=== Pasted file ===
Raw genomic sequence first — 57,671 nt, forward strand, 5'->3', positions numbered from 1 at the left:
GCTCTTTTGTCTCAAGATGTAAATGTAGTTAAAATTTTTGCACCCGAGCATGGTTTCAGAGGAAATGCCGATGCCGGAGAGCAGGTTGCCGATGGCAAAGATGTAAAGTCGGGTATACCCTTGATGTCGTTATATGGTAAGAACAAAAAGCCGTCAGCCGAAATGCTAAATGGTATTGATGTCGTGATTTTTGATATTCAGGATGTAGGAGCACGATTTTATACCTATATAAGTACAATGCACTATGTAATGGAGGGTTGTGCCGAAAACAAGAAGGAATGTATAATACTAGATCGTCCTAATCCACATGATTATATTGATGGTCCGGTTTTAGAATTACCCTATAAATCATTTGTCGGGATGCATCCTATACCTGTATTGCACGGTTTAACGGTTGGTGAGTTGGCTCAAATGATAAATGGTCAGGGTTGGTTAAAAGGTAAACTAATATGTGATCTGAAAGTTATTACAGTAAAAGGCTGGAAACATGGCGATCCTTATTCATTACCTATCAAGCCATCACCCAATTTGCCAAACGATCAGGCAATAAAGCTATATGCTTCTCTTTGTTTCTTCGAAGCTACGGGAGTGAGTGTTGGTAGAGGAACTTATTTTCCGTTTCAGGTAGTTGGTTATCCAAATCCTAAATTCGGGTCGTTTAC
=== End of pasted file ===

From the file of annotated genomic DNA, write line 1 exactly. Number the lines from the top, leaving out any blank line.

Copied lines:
Raw genomic sequence first — 57,671 nt, forward strand, 5'->3', positions numbered from 1 at the left: